Leading Men Give Themselves a Me-Too Era Pummeling in ‘The Last Duel’

by Alexander C. Kafka

The Last Duel is a compelling wide-screen-worthy medieval period drama with exemplary production values — all the more admirable given its disrupted filming schedule during the pandemic. But the project is also a fascinating psycho-cultural phenomenon: a primarily male-helmed Me Too-era exercise in brutal masculine mutual and self-punishment. 

The true tale was adapted by Nicole Holofcener, with Ben Affleck and Matt Damon, from a book by Eric Jager. It is directed by the ubiquitous Ridley Scott, who also has a production credit. Damon is a 14th-century French knight, Sir Jean de Carrouges, whose onetime comrade in arms, Jacques Le Gris (Adam Driver), alienates and subverts him, then allegedly rapes Jean’s wife, Marguerite (Jodie Comer). The titular duel will render God’s verdict on whether Le Gris is telling the truth in his profession of innocence. If he is, then not only will Jean perish but so will Marguerite — bound and burned alive. Jean’s corrosive pride, sneaky mother, and trouble conceiving an heir twist the tale further, as do plague-era economics and royal politics.

Reviews have prominently noted The Last Duel’s feminist spin. The script has a three-perspective Rashomon story structure from the viewpoints of the two knights and then of the lady in question, and what fools men be is certainly a key takeaway. 

But there’s more going on than that — an expiation, a cathartic self-sacrifice, of the male Hollywood ethos itself. Knights confess, or try to pummel each other into confession. And the film feels like a giant testosterone- and angst-spilling plea for forgiveness.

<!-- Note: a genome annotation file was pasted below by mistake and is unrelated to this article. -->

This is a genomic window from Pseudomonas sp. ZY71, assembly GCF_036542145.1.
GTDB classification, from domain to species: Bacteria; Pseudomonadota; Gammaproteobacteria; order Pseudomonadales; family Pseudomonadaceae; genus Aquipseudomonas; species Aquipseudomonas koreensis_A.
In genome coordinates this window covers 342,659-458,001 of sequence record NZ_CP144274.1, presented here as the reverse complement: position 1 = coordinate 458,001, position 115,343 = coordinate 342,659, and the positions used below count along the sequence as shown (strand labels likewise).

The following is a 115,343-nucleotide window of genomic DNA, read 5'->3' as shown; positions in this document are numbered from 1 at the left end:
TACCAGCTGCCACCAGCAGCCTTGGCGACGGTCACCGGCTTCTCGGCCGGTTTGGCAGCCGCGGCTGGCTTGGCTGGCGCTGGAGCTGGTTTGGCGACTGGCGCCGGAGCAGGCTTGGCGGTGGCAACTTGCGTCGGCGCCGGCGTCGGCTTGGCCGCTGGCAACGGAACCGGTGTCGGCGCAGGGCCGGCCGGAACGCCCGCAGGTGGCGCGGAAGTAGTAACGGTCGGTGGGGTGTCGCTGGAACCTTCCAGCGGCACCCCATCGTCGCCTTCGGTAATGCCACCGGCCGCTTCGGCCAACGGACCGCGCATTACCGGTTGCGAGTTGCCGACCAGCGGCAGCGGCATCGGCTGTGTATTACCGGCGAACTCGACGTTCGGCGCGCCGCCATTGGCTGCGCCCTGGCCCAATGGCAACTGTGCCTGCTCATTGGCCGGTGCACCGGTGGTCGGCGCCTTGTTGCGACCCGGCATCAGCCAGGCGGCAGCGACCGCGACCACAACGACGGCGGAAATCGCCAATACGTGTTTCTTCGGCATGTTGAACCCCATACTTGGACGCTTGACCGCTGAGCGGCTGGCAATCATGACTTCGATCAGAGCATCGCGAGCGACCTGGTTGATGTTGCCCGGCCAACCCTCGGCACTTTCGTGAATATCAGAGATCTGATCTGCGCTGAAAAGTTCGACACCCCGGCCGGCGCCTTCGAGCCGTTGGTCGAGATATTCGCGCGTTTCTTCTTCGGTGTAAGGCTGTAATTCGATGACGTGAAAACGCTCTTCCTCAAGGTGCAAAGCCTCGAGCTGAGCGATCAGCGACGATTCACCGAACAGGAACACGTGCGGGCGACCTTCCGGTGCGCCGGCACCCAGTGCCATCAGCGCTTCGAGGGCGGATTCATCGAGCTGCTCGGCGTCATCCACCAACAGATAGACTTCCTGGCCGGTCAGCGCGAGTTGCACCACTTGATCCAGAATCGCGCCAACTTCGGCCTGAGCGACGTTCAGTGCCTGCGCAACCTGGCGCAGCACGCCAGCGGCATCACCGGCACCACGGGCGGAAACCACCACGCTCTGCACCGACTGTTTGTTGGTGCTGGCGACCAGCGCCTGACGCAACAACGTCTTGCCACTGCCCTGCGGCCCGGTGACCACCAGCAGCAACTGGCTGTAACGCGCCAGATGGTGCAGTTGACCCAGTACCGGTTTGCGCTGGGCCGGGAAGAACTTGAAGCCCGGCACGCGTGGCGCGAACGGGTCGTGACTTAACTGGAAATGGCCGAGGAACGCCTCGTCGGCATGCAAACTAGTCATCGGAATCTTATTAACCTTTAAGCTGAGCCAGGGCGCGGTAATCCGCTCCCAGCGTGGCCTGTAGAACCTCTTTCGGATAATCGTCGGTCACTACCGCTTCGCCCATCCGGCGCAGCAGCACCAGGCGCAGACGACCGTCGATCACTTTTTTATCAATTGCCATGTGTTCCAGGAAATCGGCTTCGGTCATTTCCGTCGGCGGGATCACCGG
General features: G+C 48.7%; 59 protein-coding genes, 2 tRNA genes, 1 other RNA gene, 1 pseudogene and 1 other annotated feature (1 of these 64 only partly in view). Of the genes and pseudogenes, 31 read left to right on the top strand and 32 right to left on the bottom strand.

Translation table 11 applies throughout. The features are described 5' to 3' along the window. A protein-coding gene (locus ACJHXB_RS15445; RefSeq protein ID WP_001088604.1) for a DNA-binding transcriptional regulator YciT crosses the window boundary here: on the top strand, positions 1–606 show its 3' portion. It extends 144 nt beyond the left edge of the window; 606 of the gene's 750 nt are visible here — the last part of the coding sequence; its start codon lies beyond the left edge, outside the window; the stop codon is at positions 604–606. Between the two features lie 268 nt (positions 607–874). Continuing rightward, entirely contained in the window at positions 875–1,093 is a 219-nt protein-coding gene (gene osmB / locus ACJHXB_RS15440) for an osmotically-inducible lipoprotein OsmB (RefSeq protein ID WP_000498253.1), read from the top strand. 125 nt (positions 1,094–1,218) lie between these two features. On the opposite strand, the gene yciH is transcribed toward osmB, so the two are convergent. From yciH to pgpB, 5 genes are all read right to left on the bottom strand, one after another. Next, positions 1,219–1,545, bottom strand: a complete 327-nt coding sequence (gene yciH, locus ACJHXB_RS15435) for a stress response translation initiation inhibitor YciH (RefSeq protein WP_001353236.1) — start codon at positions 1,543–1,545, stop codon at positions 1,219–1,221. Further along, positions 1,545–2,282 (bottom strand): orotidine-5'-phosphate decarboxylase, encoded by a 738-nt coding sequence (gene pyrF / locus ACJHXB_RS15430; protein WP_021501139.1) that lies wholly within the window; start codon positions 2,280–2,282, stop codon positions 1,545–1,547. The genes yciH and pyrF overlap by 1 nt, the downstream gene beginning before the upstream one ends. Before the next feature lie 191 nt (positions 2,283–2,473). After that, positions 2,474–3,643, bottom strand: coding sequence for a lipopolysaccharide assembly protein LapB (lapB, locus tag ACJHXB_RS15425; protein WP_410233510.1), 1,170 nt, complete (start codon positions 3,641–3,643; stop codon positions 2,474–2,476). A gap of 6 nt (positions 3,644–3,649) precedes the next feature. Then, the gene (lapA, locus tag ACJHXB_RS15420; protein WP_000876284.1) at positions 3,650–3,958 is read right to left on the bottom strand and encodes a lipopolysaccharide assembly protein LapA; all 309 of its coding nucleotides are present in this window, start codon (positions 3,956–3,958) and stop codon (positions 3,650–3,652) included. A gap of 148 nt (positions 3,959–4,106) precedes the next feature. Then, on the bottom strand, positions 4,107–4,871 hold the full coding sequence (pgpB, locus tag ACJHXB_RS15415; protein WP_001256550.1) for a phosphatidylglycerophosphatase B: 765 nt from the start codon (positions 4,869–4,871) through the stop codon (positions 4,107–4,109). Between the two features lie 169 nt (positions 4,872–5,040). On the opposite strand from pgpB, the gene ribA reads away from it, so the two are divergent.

In this way, the story’s little deaths, as the French would have it, are echoed in its big deaths. The Last Duel has its ass-kicking cake with gender-studies icing — and eats it too.

The screen is splattered with men’s blood, entrails, and decapitated heads in close battle. Even its most enlightened, loyal, and thoughtful male characters are self-centered pigs and/or conniving and hypocritical clergy. Their rutting seems just another form of combat. The duel that frames the narrative features the main male characters annihilating each other before the ankle-bound, slippered heroine and a crowd of simultaneously enraptured and disgusted effete court gentry. Special carnage, exposure, and humiliation is reserved for the combatants’ groins and mouths. One imagines Caravaggio and Freud sitting together in the audience and sharing a pack of licorice. 

Scott’s direction is brisk in the action but takes its time Man for All Seasons style in the gloomily lit interior set pieces. Visually, the movie is a feast, with Arthur Max’s production design, Dariusz Wolski’s cinematography, Janty Yates’s incredible costuming, and the efforts of a gaggle of art directors. Harry Gregson-Williams’s musical score is refreshingly period appropriate and restrained, in contrast to the usual migraine-inducing bombast of the epic-composer mills.

The leads are also excellent. Damon is solid, stolid, or sputtering, depending whose version of events we’re in. His medieval mullet is a little distracting, however authentic, but the makeup crew did a great job de-glamming him with believably intricate scars and muck. 

Driver has fun with his role’s wider affective range — from sinister whisper to irritated rebuke, and battlefield bellow to orgasmic grunt-sigh. He has a nice flair with a cape too. His Kylo Ren Star Wars training might’ve helped with that. 

Comer’s role too is rich, from glowing maidenhood to put-upon wifely duties. By law, she is chattel. But she has a will of iron.

Affleck, his hair frosted blond, has fun as the supercilious, lecherous Count Pierre d’Alençon. Zeljko Ivanek, whom you may remember as the trusty adviser in Madame Secretary, is here a wonderfully smarmy, untrusty cleric suitably named Le Coq. And Alex Lawther, as King Charles VI, has an enjoyably juvenile enthusiasm around gore and sex and a fabulously bored look amid his more bureaucratic functions. Harriet Walter is also memorably icy as Jean’s widowed mother Nicole. Her judgmental stare will shrink your heart, and maybe other parts of you too.

“The truth does not matter. There is only the power of men,” she tells her son. And the power of men, whether in Black Death France or Covid Hollywood, is a potent force not just in domination but in self-flagellation.